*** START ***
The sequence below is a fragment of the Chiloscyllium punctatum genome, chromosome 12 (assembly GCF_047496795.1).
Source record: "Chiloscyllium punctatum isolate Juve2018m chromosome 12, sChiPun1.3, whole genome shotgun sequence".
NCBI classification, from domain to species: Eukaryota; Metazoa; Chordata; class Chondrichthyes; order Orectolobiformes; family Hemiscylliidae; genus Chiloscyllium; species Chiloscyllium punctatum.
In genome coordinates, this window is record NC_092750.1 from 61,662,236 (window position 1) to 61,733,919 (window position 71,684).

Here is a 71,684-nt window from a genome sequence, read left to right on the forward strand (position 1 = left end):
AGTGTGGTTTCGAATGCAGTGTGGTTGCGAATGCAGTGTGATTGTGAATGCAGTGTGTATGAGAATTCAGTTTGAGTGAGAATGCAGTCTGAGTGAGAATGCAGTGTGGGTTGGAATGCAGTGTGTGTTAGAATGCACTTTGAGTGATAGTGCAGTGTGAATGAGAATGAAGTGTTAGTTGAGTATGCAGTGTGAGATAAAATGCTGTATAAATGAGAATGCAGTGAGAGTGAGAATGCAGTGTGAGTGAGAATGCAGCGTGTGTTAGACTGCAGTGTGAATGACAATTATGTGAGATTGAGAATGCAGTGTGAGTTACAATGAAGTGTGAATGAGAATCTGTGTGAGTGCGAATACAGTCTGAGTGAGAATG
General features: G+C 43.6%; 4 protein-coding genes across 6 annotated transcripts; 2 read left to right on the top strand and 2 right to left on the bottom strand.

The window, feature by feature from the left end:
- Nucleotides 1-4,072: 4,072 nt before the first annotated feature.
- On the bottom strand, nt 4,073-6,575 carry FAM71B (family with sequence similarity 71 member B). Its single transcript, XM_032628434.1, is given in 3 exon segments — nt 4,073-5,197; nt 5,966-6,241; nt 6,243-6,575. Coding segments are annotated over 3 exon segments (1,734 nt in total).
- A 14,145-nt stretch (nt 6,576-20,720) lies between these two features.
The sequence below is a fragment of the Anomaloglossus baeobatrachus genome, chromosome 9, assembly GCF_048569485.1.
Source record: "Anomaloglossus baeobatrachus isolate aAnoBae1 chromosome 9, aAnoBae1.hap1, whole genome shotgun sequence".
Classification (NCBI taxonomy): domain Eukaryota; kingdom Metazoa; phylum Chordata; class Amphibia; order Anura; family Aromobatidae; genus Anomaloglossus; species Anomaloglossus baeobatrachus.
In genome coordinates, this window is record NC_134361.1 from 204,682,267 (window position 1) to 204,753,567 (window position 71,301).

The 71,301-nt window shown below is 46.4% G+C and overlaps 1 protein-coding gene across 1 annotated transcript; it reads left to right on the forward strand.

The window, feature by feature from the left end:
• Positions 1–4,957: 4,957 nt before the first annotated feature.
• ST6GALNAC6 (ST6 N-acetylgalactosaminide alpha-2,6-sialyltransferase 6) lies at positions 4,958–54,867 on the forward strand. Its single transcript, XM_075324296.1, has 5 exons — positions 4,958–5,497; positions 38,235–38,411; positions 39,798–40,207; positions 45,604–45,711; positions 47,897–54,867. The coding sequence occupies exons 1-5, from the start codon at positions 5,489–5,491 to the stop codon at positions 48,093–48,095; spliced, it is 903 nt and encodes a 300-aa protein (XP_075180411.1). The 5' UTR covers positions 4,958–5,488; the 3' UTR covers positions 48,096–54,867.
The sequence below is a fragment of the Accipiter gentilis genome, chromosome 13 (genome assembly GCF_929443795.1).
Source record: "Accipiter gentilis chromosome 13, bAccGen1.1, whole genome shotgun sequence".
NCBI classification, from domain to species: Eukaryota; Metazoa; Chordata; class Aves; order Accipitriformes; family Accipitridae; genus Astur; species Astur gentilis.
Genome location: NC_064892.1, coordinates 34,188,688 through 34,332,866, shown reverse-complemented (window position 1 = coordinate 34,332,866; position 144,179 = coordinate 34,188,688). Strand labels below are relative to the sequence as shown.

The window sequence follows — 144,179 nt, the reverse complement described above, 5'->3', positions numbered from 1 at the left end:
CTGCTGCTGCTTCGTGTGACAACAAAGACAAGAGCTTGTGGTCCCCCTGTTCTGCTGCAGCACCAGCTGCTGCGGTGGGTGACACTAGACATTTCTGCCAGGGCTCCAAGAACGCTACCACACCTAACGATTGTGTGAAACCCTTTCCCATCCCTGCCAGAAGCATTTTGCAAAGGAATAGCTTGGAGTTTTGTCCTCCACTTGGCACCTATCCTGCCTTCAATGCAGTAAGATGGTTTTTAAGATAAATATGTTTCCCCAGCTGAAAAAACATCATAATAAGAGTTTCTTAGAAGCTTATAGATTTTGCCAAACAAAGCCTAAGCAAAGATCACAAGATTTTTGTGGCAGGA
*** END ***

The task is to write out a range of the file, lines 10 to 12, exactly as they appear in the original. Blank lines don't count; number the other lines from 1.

- On the bottom strand, nt 4,073-6,575 carry FAM71B (family with sequence similarity 71 member B). Its single transcript, XM_032628434.1, is given in 3 exon segments — nt 4,073-5,197; nt 5,966-6,241; nt 6,243-6,575. Coding segments are annotated over 3 exon segments (1,734 nt in total).
- A 14,145-nt stretch (nt 6,576-20,720) lies between these two features.
The sequence below is a fragment of the Anomaloglossus baeobatrachus genome, chromosome 9, assembly GCF_048569485.1.